Nature Gardens Installation
PROJECT NAME: Nature Gardens
LOCATION: Field Museum of Chicago
Designer: Daniel Pouzet Design
Development: Branch Technology
Structural Engineering / FEA Analysis Services: Thornton Tomasetti
Site Structural Engineering Analysis Services: Goodfriend Structure LLC
Hydroponics & Vegetation Specialists: Ambius Rigging
Specialists: Chicago Flyhouse Inc.
Plant & Accent Lighting: Grand Stage Company
Architect of Record: The Dobbins Group
Plant & Accent Lighting Trussing: Kehoe Designs
100 million years in the making, Branch Technology brings new life to the Field Museum, Chicago's Natural History Museum. The Nature Gardens project is a part of a transformation to the iconic hall for the Museum’s 125th anniversary. With the task of supporting over 1000 plants, the installation is comprised of 3 cloud designs; two large, one extra-large and a final mega sized garden that is 35 feet wide, 19 feet tall, and fully inhabitable. Each garden contains an embedded steel armature capable of lowering the gardens to enhance the ambience while also maintaining the carefully engineered hydroponic plant life support systems. 3D printed in a plant based bioplastic, technology meets nature to create a symbiotic system.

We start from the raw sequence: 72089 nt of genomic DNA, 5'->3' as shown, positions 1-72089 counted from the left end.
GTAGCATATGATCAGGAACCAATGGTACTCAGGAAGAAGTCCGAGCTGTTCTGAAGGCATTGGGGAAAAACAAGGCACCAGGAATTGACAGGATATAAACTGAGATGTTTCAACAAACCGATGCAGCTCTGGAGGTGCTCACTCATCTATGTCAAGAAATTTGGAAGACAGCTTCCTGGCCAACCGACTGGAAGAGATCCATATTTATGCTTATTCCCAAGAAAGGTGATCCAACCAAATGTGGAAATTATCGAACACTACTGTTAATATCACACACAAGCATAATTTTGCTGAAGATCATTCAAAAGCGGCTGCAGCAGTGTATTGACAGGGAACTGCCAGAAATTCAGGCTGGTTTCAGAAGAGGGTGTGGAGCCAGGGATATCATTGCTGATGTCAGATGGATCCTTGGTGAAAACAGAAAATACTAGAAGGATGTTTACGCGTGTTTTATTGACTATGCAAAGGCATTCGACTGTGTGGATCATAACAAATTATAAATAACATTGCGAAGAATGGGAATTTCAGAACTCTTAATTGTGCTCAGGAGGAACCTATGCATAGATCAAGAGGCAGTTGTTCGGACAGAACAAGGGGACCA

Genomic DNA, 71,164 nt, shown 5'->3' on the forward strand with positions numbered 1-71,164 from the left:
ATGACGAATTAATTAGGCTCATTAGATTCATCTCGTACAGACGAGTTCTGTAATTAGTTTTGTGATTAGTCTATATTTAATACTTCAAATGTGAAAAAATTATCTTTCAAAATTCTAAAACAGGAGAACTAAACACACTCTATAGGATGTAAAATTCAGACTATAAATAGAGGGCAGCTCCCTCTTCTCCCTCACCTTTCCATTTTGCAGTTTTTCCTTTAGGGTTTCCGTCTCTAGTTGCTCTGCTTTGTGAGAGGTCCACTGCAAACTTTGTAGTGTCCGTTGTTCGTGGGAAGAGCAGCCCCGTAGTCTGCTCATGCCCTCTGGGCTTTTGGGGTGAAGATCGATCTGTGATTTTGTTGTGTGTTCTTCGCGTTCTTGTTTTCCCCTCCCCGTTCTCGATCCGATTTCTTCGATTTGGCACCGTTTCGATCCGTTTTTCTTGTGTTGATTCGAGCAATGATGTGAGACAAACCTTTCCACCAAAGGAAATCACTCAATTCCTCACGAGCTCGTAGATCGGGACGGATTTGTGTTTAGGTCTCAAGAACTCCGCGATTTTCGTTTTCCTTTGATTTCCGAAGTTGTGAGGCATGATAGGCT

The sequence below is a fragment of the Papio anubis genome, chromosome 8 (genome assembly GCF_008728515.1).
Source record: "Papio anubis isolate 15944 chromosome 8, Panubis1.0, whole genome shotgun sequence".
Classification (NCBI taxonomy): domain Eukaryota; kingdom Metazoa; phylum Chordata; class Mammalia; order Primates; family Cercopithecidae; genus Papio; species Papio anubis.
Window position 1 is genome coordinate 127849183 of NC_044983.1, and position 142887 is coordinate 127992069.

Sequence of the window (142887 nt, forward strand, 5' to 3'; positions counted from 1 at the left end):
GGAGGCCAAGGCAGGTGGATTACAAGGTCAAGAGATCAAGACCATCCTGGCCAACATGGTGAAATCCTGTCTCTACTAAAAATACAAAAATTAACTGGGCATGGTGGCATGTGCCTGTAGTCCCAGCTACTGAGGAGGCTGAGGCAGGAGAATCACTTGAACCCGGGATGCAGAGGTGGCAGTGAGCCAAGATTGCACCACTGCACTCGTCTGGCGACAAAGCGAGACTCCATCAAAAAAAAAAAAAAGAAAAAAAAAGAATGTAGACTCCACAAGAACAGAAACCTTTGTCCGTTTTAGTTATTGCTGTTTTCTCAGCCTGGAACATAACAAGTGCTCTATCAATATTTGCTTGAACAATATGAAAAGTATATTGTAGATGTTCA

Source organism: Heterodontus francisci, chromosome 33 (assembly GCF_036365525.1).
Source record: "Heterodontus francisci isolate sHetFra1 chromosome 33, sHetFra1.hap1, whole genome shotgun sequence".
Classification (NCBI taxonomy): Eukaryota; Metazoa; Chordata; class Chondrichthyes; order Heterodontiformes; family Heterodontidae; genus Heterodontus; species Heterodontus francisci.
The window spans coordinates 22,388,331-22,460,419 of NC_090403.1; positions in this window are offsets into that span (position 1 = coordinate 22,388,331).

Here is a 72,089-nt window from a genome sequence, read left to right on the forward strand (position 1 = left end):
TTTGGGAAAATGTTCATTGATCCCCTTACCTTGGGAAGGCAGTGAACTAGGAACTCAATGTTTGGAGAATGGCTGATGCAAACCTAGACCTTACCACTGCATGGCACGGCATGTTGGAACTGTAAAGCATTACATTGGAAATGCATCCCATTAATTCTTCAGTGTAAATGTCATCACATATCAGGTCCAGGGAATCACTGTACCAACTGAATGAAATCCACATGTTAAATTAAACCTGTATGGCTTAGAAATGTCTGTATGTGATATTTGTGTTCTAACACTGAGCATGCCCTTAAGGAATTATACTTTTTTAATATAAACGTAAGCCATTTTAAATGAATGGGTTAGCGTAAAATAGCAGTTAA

New and immersive installations also include a cast of the largest dinosaur ever discovered. The titanosaur emerges from the museum floor while a flock of pterosaurs or flying reptiles soar above. Meanwhile the four colossal sized hanging gardens float effortlessly like clouds within the hall. Organic in form they spill with adaptations of extinct vegetation from the Cretaceous Period such as Arum, Cycad and ferns. Nodding to the hanging Gardens of Babylon, The Nature Gardens are a modern marvel of their own.
Gazing upward, the voluptuous gardens contrast with the crisp, ornate and delicate plaster details above. Protecting the historic architectural ceiling was a critical factor in the design and engineering. Due to the lightweight nature of CFAB, Branch Technology offered a solution of conservation. In addition, the freeform attributes of CFAB allow for a liberated organic yet intelligently modular form. Similar in configuration, each garden is 3D printed as a series of hanging shelves that compliment the plant and house the plant life systems. All shelves are supported by a domed armature above to control daylighting, house mechanics and provide a dramatic moorei of shadows during events. Broken down into over 250 parts the garden could be easily manufactured, transported and carried into the museum for installation.